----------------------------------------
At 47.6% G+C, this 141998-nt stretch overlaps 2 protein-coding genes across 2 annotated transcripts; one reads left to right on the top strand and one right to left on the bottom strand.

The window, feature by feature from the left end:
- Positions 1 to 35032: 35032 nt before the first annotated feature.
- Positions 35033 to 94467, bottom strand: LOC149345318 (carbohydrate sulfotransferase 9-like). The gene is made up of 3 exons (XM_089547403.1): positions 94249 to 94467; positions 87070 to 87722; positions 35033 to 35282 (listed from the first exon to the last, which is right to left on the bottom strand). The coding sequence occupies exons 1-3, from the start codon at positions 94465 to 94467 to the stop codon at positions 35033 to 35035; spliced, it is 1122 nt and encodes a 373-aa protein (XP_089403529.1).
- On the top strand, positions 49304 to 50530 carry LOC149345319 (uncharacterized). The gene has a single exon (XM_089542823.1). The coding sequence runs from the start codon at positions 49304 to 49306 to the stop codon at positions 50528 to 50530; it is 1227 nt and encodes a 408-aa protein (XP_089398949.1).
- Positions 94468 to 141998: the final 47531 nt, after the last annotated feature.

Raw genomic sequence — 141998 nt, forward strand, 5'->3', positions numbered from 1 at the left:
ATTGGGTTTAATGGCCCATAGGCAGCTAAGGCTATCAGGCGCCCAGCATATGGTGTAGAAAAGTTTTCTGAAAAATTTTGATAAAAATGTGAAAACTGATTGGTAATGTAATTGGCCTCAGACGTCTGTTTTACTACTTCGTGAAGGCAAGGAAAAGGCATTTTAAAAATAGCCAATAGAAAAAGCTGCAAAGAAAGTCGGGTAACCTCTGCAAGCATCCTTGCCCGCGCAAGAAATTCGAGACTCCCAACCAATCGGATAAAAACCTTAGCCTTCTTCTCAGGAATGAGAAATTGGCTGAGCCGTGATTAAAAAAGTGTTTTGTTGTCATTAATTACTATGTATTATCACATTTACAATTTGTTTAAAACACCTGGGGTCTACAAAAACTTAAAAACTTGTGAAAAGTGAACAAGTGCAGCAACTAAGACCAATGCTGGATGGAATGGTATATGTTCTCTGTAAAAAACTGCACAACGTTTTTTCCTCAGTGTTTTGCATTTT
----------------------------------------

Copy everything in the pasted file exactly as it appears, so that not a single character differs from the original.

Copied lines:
At 47.6% G+C, this 141998-nt stretch overlaps 2 protein-coding genes across 2 annotated transcripts; one reads left to right on the top strand and one right to left on the bottom strand.

The window, feature by feature from the left end:
- Positions 1 to 35032: 35032 nt before the first annotated feature.
- Positions 35033 to 94467, bottom strand: LOC149345318 (carbohydrate sulfotransferase 9-like). The gene is made up of 3 exons (XM_089547403.1): positions 94249 to 94467; positions 87070 to 87722; positions 35033 to 35282 (listed from the first exon to the last, which is right to left on the bottom strand). The coding sequence occupies exons 1-3, from the start codon at positions 94465 to 94467 to the stop codon at positions 35033 to 35035; spliced, it is 1122 nt and encodes a 373-aa protein (XP_089403529.1).
- On the top strand, positions 49304 to 50530 carry LOC149345319 (uncharacterized). The gene has a single exon (XM_089542823.1). The coding sequence runs from the start codon at positions 49304 to 49306 to the stop codon at positions 50528 to 50530; it is 1227 nt and encodes a 408-aa protein (XP_089398949.1).
- Positions 94468 to 141998: the final 47531 nt, after the last annotated feature.

Raw genomic sequence — 141998 nt, forward strand, 5'->3', positions numbered from 1 at the left:
ATTGGGTTTAATGGCCCATAGGCAGCTAAGGCTATCAGGCGCCCAGCATATGGTGTAGAAAAGTTTTCTGAAAAATTTTGATAAAAATGTGAAAACTGATTGGTAATGTAATTGGCCTCAGACGTCTGTTTTACTACTTCGTGAAGGCAAGGAAAAGGCATTTTAAAAATAGCCAATAGAAAAAGCTGCAAAGAAAGTCGGGTAACCTCTGCAAGCATCCTTGCCCGCGCAAGAAATTCGAGACTCCCAACCAATCGGATAAAAACCTTAGCCTTCTTCTCAGGAATGAGAAATTGGCTGAGCCGTGATTAAAAAAGTGTTTTGTTGTCATTAATTACTATGTATTATCACATTTACAATTTGTTTAAAACACCTGGGGTCTACAAAAACTTAAAAACTTGTGAAAAGTGAACAAGTGCAGCAACTAAGACCAATGCTGGATGGAATGGTATATGTTCTCTGTAAAAAACTGCACAACGTTTTTTCCTCAGTGTTTTGCATTTT